Las Vegas City Schools officials have been inundated with complaints about the quality of food served to students in recent weeks, and now the district is looking at bringing in a contractor to handle school meals for its high school and middle school.
Superintendent Sheryl McNellis-Martinez informed the school board last week that the district will explore the possibility of outsourcing the food service program for both Memorial Middle School and Robertson High School.
The announcement follows an uproar sparked by the posting on Facebook of an unappetizing lunch that was served to students at Memorial Middle School. The photo, taken by MMS student Kendra Duran, showed a piece of rolled ham, smashed sweet potatoes, a package of graham crackers, half an apple and green beans.
The photo was circulated widely, and comments have poured in via Facebook.
Many parents are furious about the quality of food being served, and former board member Peter Trujillo also criticized the district in an email to McNellis-Martinez that he copied to Education Secretary Hanna Skandera.
“Does it look appetizing to you and edible?” Trujillo wrote. “Would you expect your child to eat it?”
He added, “This type of service and/or food is unacceptable.”
Trujillo called the food unacceptable.
“Our children are not eating at school...,” he wrote. “This does not help or do anything to help our educational learning when we have children going hungry all day or even part of the day.”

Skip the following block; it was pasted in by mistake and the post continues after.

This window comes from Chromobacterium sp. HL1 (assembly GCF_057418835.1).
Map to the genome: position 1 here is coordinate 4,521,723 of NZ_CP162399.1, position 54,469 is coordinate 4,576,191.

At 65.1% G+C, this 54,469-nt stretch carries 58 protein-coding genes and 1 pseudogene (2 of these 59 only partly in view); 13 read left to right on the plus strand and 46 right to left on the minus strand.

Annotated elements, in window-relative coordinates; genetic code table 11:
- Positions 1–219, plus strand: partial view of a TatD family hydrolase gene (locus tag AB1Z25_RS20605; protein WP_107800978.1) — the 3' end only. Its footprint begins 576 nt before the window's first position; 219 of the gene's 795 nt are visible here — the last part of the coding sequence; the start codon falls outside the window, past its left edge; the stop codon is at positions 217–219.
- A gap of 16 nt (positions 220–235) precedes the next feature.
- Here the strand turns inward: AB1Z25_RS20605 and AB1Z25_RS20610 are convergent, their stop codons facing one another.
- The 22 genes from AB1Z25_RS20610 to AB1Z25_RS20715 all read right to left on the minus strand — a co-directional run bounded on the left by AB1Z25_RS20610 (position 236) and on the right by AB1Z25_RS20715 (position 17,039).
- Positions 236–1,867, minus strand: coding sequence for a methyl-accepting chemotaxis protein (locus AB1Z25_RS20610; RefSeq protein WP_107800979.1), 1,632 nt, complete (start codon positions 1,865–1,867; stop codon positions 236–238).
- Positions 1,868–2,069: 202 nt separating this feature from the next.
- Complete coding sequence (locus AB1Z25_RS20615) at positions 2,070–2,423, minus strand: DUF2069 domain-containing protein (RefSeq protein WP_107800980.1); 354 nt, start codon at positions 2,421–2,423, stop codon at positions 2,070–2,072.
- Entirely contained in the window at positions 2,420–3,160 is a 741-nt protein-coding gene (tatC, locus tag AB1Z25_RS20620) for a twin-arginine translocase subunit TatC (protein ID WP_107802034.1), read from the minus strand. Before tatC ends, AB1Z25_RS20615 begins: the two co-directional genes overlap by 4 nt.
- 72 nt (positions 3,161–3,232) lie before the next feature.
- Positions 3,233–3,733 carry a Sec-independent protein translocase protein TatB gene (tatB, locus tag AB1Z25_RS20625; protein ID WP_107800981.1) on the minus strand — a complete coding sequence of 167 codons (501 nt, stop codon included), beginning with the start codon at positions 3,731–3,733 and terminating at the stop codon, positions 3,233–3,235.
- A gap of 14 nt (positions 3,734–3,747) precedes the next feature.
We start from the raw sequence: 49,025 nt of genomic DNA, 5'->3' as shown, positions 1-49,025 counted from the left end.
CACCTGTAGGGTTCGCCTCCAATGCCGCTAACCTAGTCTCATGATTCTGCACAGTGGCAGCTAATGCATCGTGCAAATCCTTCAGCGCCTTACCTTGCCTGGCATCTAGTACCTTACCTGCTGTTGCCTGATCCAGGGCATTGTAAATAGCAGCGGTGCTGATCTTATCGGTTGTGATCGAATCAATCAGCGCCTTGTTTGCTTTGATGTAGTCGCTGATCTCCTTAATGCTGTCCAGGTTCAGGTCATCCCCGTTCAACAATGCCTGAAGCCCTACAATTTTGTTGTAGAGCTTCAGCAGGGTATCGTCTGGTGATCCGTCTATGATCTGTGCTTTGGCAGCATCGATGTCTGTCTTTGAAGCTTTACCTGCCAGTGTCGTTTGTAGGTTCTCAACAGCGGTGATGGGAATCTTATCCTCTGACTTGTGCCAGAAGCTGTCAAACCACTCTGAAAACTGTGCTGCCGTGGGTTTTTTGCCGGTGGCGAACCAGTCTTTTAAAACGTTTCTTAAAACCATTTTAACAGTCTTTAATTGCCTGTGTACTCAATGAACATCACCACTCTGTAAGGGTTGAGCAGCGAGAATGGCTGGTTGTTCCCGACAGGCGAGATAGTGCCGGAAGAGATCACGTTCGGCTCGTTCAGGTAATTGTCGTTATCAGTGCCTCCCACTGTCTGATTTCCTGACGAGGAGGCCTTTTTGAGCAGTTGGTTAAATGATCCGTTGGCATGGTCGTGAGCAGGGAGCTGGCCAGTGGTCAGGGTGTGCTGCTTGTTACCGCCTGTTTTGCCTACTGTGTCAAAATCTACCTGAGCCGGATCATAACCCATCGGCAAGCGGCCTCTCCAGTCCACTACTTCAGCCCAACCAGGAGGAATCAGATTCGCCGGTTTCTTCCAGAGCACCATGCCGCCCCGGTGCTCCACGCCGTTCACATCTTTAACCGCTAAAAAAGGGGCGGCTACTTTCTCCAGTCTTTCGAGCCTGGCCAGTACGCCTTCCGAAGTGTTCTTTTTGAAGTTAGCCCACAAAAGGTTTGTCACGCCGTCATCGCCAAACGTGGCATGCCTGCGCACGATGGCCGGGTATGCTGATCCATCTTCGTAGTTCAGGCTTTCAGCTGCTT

McNellis-Martinez said she is aware of the comments being posted on Facebook, and the district is addressing the issue. She said she has met with people who are upset about the food and she has met with food service staff to get to the bottom of the issue. Additionally she and the school board discussed the food service issue at length during a special work session on Sept. 13.
“We have taken this matter seriously,” McNellis-Martinez said during last week’s board meeting. “We have taken several steps regarding this issue.”
She said the district has formed a student nutrition committee; menus have been reviewed by the state’s Public Education Department; the district’s food service director and staff will continue with professional development working with the University of New Mexico and Luna Community College; and the district has applied for funding to renovate the kitchen at Sierra Vista Elementary.
Additionally, she said, the district will meet with Summit Foods to discuss the possibility of outsourcing the food service program at Memorial Middle School and Robertson High School.
“We will discuss what is a viable proposal,” she said. “We will continue our efforts with both UNM and LCC as well as continue professional development.”
“Although we are far from where we want to be (in terms of food service), we are addressing this issue,” she said.
McNellis-Martinez noted that the district hasn’t increased it’s meal prices in several years and doesn’t deny breakfast or lunch to any student. She added that a fresh fruit or vegetable is available as a snack for every elementary student and a snack is also available for any middle and high school student. The district’s food service meets or exceeds all state and federal guidelines, she said.
McNellis-Martinez said that she has spoken with other superintendent’s across the state and they are also facing similar food service issues.
“While this is not where it needs to be or what some parents choose to feel is appropriate for their child, we will continue to make efforts to ensure we are feeding our children what is appropriate,” she said.
She told parents at the meeting that they are welcome to participate in the student nutrition committee and she said they can also provide their children a lunch.